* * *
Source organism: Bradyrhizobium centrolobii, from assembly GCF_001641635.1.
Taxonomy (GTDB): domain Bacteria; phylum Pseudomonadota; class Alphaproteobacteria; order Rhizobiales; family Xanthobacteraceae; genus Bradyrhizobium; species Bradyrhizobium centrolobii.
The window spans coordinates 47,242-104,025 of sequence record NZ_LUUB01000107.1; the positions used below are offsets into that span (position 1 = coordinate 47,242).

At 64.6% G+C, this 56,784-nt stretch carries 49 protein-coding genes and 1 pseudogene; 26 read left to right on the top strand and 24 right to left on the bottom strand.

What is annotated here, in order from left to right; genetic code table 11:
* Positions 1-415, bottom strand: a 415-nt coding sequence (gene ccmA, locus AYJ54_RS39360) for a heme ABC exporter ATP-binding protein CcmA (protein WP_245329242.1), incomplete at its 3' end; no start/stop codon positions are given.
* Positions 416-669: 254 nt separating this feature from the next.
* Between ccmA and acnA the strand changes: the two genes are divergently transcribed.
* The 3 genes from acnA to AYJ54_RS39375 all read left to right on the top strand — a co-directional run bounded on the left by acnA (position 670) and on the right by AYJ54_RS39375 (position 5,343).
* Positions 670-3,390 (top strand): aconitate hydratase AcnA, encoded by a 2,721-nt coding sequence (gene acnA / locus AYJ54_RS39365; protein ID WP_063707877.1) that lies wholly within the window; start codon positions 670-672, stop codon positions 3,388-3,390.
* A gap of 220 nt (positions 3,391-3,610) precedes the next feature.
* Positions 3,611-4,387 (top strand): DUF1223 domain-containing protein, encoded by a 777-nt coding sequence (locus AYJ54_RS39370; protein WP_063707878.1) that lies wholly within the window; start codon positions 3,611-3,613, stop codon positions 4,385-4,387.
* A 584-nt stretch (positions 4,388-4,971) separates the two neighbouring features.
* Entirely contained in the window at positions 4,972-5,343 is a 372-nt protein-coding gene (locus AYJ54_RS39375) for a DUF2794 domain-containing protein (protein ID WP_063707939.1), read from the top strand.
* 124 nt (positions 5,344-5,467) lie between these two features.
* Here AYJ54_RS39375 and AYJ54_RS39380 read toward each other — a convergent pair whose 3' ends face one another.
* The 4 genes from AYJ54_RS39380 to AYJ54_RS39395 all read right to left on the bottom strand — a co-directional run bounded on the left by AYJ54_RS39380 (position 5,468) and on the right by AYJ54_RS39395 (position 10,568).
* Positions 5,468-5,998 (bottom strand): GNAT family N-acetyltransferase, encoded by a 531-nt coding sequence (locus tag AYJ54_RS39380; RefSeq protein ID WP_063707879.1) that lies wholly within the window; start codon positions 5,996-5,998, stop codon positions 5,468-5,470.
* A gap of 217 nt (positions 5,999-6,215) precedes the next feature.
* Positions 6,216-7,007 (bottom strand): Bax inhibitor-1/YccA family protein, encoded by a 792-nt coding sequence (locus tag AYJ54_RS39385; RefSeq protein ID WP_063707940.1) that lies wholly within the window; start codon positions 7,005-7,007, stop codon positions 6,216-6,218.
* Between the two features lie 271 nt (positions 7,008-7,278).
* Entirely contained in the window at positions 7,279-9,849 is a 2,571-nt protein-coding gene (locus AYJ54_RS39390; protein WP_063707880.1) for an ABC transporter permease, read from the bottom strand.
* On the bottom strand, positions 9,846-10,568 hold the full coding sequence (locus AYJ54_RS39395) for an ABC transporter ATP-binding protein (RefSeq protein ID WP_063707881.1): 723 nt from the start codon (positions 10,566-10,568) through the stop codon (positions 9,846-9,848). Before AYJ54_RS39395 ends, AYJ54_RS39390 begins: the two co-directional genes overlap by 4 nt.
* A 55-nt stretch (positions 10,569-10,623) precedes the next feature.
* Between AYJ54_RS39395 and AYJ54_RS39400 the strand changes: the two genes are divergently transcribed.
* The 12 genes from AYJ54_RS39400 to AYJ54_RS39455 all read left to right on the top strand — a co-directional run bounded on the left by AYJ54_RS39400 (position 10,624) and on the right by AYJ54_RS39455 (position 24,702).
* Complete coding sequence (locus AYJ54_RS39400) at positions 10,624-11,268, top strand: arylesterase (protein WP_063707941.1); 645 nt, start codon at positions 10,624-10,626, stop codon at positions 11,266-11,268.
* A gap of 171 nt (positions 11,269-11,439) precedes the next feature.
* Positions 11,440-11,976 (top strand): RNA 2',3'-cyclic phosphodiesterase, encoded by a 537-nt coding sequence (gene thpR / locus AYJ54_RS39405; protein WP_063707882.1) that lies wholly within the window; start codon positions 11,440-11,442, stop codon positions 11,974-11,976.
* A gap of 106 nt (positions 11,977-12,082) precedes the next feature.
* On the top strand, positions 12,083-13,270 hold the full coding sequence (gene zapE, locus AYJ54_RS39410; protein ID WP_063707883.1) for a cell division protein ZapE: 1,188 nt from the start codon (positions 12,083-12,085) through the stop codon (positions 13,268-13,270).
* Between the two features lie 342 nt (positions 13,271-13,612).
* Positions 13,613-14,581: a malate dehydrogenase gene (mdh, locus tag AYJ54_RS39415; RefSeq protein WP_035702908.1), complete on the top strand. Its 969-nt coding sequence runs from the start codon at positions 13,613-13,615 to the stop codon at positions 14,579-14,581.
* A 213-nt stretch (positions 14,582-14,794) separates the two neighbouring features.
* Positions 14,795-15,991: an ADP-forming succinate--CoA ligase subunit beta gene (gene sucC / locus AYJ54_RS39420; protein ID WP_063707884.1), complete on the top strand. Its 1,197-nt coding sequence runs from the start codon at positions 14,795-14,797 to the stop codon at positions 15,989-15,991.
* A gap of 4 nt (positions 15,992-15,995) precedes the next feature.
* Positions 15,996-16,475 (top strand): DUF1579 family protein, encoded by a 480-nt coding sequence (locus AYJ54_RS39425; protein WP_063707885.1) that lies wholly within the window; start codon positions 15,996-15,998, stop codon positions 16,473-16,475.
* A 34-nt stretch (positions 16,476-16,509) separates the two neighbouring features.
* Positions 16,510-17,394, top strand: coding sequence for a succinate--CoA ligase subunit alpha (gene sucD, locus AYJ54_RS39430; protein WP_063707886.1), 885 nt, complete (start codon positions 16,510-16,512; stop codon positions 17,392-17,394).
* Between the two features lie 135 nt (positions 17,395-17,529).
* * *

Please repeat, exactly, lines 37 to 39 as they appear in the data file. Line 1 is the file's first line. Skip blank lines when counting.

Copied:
* Positions 15,996-16,475 (top strand): DUF1579 family protein, encoded by a 480-nt coding sequence (locus AYJ54_RS39425; protein WP_063707885.1) that lies wholly within the window; start codon positions 15,996-15,998, stop codon positions 16,473-16,475.
* A 34-nt stretch (positions 16,476-16,509) separates the two neighbouring features.
* Positions 16,510-17,394, top strand: coding sequence for a succinate--CoA ligase subunit alpha (gene sucD, locus AYJ54_RS39430; protein WP_063707886.1), 885 nt, complete (start codon positions 16,510-16,512; stop codon positions 17,392-17,394).